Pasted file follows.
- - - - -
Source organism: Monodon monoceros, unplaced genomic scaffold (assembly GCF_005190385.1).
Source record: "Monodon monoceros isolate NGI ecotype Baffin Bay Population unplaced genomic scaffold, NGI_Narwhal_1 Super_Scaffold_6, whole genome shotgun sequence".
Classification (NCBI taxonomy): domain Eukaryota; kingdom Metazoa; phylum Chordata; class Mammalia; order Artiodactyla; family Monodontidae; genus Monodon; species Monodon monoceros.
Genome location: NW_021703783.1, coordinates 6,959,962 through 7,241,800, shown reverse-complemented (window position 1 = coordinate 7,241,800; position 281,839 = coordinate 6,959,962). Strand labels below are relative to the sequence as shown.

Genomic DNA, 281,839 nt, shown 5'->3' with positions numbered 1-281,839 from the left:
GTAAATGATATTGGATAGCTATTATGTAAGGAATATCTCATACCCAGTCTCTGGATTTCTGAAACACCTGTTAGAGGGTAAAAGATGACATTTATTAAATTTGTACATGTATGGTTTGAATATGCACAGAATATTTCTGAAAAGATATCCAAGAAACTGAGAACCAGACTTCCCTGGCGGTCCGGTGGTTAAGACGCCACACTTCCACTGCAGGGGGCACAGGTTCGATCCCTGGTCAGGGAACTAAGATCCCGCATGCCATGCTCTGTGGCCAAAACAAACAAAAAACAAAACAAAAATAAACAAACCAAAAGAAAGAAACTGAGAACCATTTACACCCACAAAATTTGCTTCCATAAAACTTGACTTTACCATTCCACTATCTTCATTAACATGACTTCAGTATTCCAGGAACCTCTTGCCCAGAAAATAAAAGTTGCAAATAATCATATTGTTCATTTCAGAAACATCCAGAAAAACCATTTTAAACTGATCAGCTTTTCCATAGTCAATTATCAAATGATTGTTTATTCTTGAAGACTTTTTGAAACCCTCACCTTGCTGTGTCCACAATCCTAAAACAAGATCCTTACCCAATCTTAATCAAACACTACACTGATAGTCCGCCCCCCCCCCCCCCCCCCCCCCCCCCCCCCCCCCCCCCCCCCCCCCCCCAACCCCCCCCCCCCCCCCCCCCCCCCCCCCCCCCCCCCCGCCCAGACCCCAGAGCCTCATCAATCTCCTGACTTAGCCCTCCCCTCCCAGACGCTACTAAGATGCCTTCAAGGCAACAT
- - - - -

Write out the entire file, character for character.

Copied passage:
Source organism: Monodon monoceros, unplaced genomic scaffold (assembly GCF_005190385.1).
Source record: "Monodon monoceros isolate NGI ecotype Baffin Bay Population unplaced genomic scaffold, NGI_Narwhal_1 Super_Scaffold_6, whole genome shotgun sequence".
Classification (NCBI taxonomy): domain Eukaryota; kingdom Metazoa; phylum Chordata; class Mammalia; order Artiodactyla; family Monodontidae; genus Monodon; species Monodon monoceros.
Genome location: NW_021703783.1, coordinates 6,959,962 through 7,241,800, shown reverse-complemented (window position 1 = coordinate 7,241,800; position 281,839 = coordinate 6,959,962). Strand labels below are relative to the sequence as shown.

Genomic DNA, 281,839 nt, shown 5'->3' with positions numbered 1-281,839 from the left:
GTAAATGATATTGGATAGCTATTATGTAAGGAATATCTCATACCCAGTCTCTGGATTTCTGAAACACCTGTTAGAGGGTAAAAGATGACATTTATTAAATTTGTACATGTATGGTTTGAATATGCACAGAATATTTCTGAAAAGATATCCAAGAAACTGAGAACCAGACTTCCCTGGCGGTCCGGTGGTTAAGACGCCACACTTCCACTGCAGGGGGCACAGGTTCGATCCCTGGTCAGGGAACTAAGATCCCGCATGCCATGCTCTGTGGCCAAAACAAACAAAAAACAAAACAAAAATAAACAAACCAAAAGAAAGAAACTGAGAACCATTTACACCCACAAAATTTGCTTCCATAAAACTTGACTTTACCATTCCACTATCTTCATTAACATGACTTCAGTATTCCAGGAACCTCTTGCCCAGAAAATAAAAGTTGCAAATAATCATATTGTTCATTTCAGAAACATCCAGAAAAACCATTTTAAACTGATCAGCTTTTCCATAGTCAATTATCAAATGATTGTTTATTCTTGAAGACTTTTTGAAACCCTCACCTTGCTGTGTCCACAATCCTAAAACAAGATCCTTACCCAATCTTAATCAAACACTACACTGATAGTCCGCCCCCCCCCCCCCCCCCCCCCCCCCCCCCCCCCCCCCCCCCCCCCCCCCAACCCCCCCCCCCCCCCCCCCCCCCCCCCCCCCCCCCCCGCCCAGACCCCAGAGCCTCATCAATCTCCTGACTTAGCCCTCCCCTCCCAGACGCTACTAAGATGCCTTCAAGGCAACAT